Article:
So on the last day I got my final ticket. The latest you could register was 5pm, and Stars staff said at 5:15pm they'll have a drawing to determine the order of who goes when since obviously everybody wants to go last. Well before 5pm there were 5 people in the $25k high roller that were signed up to go and they all wanted to play on break and do it as quickly as possible so they wouldn't miss a hand of the $25k. Well, that was no problem. Stars facilitated it where ALL FIVE could play at once. This is a gigantic advantage obviously. I literally could not believe what I was seeing. So they all start at the same time, and what happens? Four of them end up at the same table the first hand and obviously they all go all in and some lucky guy ends up with 80k chips right off the bat. This is already enough to cash and is close to being chip leader. At the end of the match somebody ends up with 160k+ chips which was way way ahead of the previous chip leader, and 3 out of the 5 entrants in that match beat the previous chip leader (when there had been ~50 entrants at this point). None of them would've been able to amass as many chips as they did had they of been playing by themselves. It's not as if they were purposely colluding with each other, but everybody at this point had a pretty similar strategy of going all in a lot. And if you see another ZOOM challenger at your table and you have 20-40k chips, you're definitely going all in. I couldn't believe this was allowed to happen, and nobody seemed to really care. Almost everybody up until this point had played by themselves and then all of a sudden five people were allowed to go at the same time.

This got brought up to a Stars' coordinator and I expressed how unfair it was to everybody who had gone solo and how huge of an advantage those 5 players had. Especially the guy who went SEVEN times by himself and now wasn't even going to cash because people were going in multiples now. He shrugged it off. He basically admitted how he could see how it would be an advantage but said if five people wanted to go at once before that they would've accommodated it. Well, this is bull****. I'm pretty sure the first two dozen people who went all went by themselves. It was never presented as an option that you could go with somebody else until they started getting lines to go and wanted to reduce the queue. Obviously if anybody knew they could play in groups, everybody would've taken this option. I watched several people play and they all played alone. To my knowledge out of the first few dozen entries, they were all solo players. I asked for a full run-down of the rules prior to going, and playing at the same time as multiple other people was never presented to me as an option. In my opinion, nobody who went solo had any chance whatsoever of even cashing in this event (or at least a very very low chance, and certainly no chance of winning). Anybody who played solo might as well have thrown there $1,025 in the garbage. I overheard some Stars' staff talking about how next time they do this event to make sure that people can't play together because people are upset that it's a big advantage to play in a group. At this point they realized they had messed up, but didn't want to openly admit it because it's a difficult situation to rectify.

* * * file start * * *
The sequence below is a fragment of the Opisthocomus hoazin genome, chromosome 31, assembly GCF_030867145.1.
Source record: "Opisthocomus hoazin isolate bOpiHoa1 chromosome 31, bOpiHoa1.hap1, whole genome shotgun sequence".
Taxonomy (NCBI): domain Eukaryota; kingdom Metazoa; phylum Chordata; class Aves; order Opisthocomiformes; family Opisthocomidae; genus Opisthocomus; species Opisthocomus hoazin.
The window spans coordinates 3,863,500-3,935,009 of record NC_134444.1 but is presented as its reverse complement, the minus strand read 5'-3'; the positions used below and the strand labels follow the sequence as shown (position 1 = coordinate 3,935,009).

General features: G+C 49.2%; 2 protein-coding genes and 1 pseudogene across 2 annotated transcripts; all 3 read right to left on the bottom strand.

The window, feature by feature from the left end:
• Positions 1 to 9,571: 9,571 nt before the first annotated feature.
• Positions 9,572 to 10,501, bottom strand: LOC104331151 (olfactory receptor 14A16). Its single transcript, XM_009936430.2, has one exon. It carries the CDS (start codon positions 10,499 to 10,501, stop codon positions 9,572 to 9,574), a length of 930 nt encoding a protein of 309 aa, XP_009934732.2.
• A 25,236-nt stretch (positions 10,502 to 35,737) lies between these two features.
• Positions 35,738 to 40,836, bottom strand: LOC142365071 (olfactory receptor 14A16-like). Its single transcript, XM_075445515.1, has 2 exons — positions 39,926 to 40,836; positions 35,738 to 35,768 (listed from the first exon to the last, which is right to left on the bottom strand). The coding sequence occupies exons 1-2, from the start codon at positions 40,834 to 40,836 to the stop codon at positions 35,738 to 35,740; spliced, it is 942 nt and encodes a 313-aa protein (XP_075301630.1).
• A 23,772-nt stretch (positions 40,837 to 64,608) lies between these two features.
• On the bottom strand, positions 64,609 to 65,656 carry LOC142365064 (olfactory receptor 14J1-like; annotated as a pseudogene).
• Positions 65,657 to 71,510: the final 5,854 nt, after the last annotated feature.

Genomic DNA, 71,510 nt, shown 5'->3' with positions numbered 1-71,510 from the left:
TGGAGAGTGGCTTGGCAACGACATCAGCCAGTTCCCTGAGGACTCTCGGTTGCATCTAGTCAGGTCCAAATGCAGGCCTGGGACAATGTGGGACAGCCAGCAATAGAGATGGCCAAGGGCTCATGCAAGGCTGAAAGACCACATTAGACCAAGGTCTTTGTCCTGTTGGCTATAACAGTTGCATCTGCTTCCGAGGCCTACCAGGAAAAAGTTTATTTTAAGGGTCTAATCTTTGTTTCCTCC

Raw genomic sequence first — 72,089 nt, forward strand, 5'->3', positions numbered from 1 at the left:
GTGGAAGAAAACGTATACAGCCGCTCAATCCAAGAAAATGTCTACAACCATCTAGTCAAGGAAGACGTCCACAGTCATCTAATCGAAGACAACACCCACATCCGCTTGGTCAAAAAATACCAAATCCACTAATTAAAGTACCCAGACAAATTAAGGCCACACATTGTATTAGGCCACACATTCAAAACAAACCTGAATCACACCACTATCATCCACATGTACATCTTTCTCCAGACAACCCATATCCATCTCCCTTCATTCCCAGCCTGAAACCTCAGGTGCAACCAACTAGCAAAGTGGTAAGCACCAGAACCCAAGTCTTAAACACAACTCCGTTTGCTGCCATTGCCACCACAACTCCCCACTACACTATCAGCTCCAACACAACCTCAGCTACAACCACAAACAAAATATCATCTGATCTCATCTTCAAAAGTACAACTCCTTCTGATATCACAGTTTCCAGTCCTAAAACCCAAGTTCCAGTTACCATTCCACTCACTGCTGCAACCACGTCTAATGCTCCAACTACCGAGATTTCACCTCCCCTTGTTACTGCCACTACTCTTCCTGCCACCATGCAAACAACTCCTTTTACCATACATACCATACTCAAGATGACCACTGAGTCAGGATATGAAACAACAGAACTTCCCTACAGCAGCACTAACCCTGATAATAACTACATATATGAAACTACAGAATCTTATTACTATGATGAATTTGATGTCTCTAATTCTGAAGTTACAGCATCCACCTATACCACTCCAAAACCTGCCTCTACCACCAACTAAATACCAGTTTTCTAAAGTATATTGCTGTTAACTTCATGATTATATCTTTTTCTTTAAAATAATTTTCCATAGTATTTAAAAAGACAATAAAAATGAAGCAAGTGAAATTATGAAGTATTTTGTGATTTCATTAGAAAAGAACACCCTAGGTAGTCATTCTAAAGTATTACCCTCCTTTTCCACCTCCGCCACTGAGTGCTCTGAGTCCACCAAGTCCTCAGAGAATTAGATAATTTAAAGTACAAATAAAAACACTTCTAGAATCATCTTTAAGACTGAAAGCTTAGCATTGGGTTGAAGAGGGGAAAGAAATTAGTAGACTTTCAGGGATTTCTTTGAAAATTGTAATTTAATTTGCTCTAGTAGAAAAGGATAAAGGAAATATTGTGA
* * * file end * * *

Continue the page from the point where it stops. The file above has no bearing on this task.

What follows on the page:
If I wasn't going to be allowed to play in a group of 5 people at the end, I was going to ask to be unregistered for the event. For the final 'flight' there were 7 people who were signed up to still go including one person who wasn't there, so there were 6 of us waiting around to go and of course we all wanted to play verse each other. They could only accommodate up to 5 people playing at once so Stars' suggested we break up in to two groups of 3. Well, we didn't want to do this because it's much better to be in a group of 5 than a group of 3. So we decided on having one guy have his name pulled out and that guy would get ****ed and have to go solo and basically waste his $1,025 entry and the other 5 of us would get to play with each other and have a pretty decent shot of cashing in the event. Luckily I dodged getting my name pulled out. One of the guys in my group of 5 said he had already played it by himself four times. Basically all of those entries were a waste. In the final group of 5 I ran pretty bad, but you could clearly how big of an advantage it was. I ran it up to 60k pretty easily and got involved in a 100k pot which I lost. Had I won that pot, I likely would've cashed in the event. If I was playing solo, it's very unlikely that I even would've been able to get in that spot. If I'm lucky enough to play a 100k pot against one of these play money players, I prob only have 20% equity, whereas in this type of a spot I'll likely have 40-60% equity and it's much easier to get involved in a pot like that. In the end I believe there were ~60 entrants, and I think everybody who cashed went in one of the last two groups of 5 (or at least almost everybody).